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Language Study Abroad

Choosing a Language School

How to Pick the Right One

If you’re planning to attend a language school, choosing the right one among the many available may be your most difficult task. You should do a self-assessment before beginning the process. It is too easy to choose a school based only on a location you think might be fun or on the recommendation of someone who attended a school. These are not bad starting points, but first you must do your own homework.

Styles of language teaching have changed during the last few years. There has been a growing recognition that learning a language is not a simple conjunction of grammar and conversation practice. Language acquisition is improved greatly through practical interaction with both the body and mind. Many schools now offer crafts such as ceramics, weaving, culinary arts, and dancing as part of their curriculum. These changes are timely because our understanding of the human memory and the impact of emotions on retention and recall demonstrates that language acquisition is closely tied to using the body, especially the hands, and the mind together.

Some questions that are keys to deciding which school to attend are: What is your purpose for learning a specific language? Will you use your language for your career, or are you learning it as a hobby? Are you acquiring the language as a useful tool in travel or to communicate with new members of the family? You must choose a school that can be responsive to your precise needs.

Once you have some clarity about your reasons for learning a language, you should assess your ability or desire to mix with people of different ages. Many language schools have more than 90 percent of students who are 18 to 30 years old. No matter what your age, a good mix of age groups will enhance the quality of your experience and ensure that different ideas enter the mix of learning.

Many times a commercial school takes the easy route and skews its conversation classes to accommodate the needs of a bar or club clientele, teaching bar slang and a few swear words as well. While it is popular to believe these things create rapport, the opposite is really true about language acquisition: the purer the language and the more clearly it is spoken, without dialect or argot, the more people will be able to communicate with you, and the more you will be able to communicate with the majority of people.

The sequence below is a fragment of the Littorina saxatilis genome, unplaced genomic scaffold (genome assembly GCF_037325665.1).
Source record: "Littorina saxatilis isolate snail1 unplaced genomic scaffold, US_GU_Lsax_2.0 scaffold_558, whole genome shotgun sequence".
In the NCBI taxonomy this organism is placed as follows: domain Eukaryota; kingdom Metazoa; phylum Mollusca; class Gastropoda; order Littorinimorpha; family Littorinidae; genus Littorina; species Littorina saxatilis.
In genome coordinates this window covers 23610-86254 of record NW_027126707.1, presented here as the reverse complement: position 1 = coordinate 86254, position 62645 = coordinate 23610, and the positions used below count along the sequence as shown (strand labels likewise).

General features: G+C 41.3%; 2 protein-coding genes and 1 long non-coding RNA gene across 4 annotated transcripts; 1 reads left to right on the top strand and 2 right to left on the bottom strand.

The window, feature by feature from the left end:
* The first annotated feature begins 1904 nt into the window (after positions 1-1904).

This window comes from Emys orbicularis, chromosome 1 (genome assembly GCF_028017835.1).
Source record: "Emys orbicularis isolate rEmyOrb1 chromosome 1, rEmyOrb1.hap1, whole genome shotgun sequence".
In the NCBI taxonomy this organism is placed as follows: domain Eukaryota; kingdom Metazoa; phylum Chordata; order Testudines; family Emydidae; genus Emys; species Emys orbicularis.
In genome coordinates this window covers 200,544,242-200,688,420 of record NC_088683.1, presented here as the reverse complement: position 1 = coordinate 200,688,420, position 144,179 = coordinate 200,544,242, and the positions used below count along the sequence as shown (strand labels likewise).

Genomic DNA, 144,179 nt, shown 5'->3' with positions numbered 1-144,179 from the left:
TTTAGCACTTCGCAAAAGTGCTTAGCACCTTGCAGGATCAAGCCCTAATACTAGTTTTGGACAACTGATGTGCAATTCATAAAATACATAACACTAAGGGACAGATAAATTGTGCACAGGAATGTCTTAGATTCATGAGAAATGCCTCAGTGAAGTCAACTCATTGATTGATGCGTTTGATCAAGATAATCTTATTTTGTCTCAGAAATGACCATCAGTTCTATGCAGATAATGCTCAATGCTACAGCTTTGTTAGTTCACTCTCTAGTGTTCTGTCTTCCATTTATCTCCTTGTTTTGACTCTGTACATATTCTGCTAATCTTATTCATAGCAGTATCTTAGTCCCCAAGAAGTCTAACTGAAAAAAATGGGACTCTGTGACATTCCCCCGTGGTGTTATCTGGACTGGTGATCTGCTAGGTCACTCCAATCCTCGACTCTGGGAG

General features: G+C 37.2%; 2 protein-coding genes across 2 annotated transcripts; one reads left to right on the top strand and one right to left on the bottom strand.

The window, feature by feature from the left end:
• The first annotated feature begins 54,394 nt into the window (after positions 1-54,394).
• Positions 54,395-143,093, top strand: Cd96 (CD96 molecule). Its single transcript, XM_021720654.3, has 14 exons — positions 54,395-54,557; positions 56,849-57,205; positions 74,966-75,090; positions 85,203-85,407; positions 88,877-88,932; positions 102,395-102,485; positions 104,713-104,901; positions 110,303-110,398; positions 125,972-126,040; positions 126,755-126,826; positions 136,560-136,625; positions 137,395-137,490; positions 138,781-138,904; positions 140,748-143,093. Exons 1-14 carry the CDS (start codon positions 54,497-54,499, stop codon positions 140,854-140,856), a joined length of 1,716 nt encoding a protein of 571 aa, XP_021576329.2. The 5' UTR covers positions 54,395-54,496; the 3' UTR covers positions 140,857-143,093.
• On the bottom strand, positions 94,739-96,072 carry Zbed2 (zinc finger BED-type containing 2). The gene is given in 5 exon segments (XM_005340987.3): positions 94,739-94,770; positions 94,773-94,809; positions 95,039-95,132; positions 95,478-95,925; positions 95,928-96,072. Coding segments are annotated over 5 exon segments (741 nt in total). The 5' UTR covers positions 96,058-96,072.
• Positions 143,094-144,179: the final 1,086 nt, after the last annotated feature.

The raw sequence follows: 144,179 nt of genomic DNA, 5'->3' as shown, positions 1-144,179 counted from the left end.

Therefore, the best school may be different for each learner, but the best schools for actually speaking the language will provide an array of opportunities to engage people in their communities and to engage you in interaction with local people. The first step is to open the website of a few schools and look at what they offer in order to identify the schools that have crafts, volunteer opportunities, and “meet the people” opportunities.

The next step, which is to determine the exact costs for a week, month, or several months, is somewhat more difficult. Very often a monthly rate is quoted without detailing what is included. Another variable that has a big effect on what you will spend is the cost of materials. Some schools may include basic materials and others may have significant charges for them. After your initial investigation try to make direct contact by e-mail and sometimes by telephone. When contacting language schools worldwide try to find more than one e-mail address on their website and apply to both for information. Very often the “contact us” e-mail address is either set aside or not responded to regularly.

Last, but definitely not least, most schools provide alternatives for accommodation ranging from homestays to apartments for rent. I recommend asking the school about conditions of cancellation from either a homestay or an apartment if it does not meet your needs. I also recommend flying a day early to your destination and having a look at the proposed accommodation before you put down a month’s first payment.